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Whittier Elementary Adopts No Homework Policy

Elisa McCulloch believes homework — especially in elementary school — isn’t beneficial.


The first day of school brought some big news for students at Whittier Elementary School in Ballard. Effective immediately, the school has a new ‘no homework’ policy for all grades.

Whittier Elementary principal Melissa Schweitzer said the request to discuss changing the policy was brought to her this past summer by resource room teacher Elisa McCulloch. After McCulloch presented to her peers during the staff’s professional development days in August, the group had a few days of careful discussion and unanimously agreed to the change. 

In a newsletter talking about the new policy that students took home to their parents, Schweitzer included a message from McCulloch, who wrote, “As a staff, we are dedicated to following evidence-based practices to maximize high quality learning experiences for our students and minimizing potential harm. In this case, the evidence indicates a need to take a different approach for homework.”

Over the past few decades, researchers from leading universities, including Duke, Penn State, Arizona and Stanford, have challenged the idea that there’s academic benefit in having children do homework, especially young children. 

“Parents often make conclusions about the rigor in the classroom based on the homework their child receives,” says Schweitzer. “Often, teachers are putting these packets together to appease parents and to abide by tradition, while this busywork can breed a hatred of the classroom and education in children.”

The thing that Whittier teachers were most reluctant to give up was the idea of no longer requiring 30 minutes of reading each night. 

Reading is still a priority for children, but one that teachers hope to encourage families to do on their own terms. “We want to see children form a love of reading,” says McCulloch. “We hope that families will make reading together at home a regular activity; kids reading for fun, parents reading to their kids, talking through what’s happening in the story.” 

McCulloch’s point of view has been influenced by her teaching experiences over the past nine years; prior to Whittier, she spent time teaching in inner-city Chicago, Fairbanks, Alaska, and a Seattle-area private school. Like many of her peers, McCulloch came to the conclusion that homework — especially in elementary school — was not beneficial after years of working with students and parents in the different schools and seeing the universal frustrations.

“A lot the children who really struggle with homework are model students at school,” she says. “They put in so much energy and effort during the day, so when they get home they’re just burnt out and emotionally unavailable. They need time to rest, to play and to be with their families.”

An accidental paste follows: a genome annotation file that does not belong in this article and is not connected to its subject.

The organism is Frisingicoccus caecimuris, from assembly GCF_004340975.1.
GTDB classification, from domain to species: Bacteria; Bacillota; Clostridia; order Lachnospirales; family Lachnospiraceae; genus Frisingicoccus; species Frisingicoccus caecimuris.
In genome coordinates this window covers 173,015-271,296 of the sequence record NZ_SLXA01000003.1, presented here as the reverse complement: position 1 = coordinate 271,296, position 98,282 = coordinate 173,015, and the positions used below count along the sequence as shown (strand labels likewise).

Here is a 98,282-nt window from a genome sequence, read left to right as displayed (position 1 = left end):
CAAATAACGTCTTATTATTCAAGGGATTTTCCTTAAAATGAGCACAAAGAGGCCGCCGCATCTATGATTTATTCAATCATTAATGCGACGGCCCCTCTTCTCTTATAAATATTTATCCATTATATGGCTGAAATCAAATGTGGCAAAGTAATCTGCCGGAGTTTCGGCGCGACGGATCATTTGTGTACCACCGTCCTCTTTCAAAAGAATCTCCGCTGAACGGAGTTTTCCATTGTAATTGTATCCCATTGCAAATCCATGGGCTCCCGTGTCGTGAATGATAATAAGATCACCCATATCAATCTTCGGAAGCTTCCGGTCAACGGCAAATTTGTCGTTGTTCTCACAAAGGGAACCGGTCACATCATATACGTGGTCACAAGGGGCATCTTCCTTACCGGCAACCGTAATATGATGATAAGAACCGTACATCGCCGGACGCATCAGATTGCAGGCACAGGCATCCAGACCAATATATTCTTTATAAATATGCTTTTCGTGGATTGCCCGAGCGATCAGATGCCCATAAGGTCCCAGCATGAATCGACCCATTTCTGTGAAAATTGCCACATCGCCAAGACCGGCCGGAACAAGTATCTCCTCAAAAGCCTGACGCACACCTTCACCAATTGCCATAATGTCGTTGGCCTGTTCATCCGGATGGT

This doesn’t mean learning stops in the classroom. As McCulloch points out, some of the most important lessons young minds can learn won’t happen in homework packets. 

Whittier students are still able to check out books to bring home to read for pleasure. Teachers are exploring ways to communicate with parents the themes and topics they’re studying in class, so families can make connections at home, and they plan to provide families with strategies to support and promote authentic learning at home. 

Schweitzer and McCulloch have been overwhelmed by the amount of positive response they’ve received from Whittier parents and students, as well as teachers at other elementary schools praising the decision. However, some parents have expressed concerns that the ‘no homework’ policy will prevent their older children from being fully prepared for middle school. 

Schweitzer, who has worked in both elementary and middle schools, responds, “Children are learning a strong foundation of time management and prioritization while in the classroom, and as fifth-grade teachers, it is our responsibility to help teach those skills to prepare them for middle school and high school. We also need to let fifth-graders be fifth-graders,” she says. “And we also need to remember that sixth-grade teachers are also conscious of the fact that sixth grade is a big transition year, and they also use that year to help teach kids the skills they will need for the years to come.”

McCulloch adds, “Engaging in play and social situations are so important for their emotional growth and their development. Going to the store, comparing prices, learning about a grocery budget, these are real-life lessons that simply cannot be simulated in a classroom. Children participating in afterschool sports and activities are learning teamwork, leadership, negotiation skills, and crucial social skills.” 

Whittier isn’t alone in ending homework assignments; Portland’s Cherry Park Elementary recently made the same announcement, and Schweitzer thinks it will become even more commonplace.  “This aligns with what the research says is best, and I don’t see that changing,” says Schweitzer.

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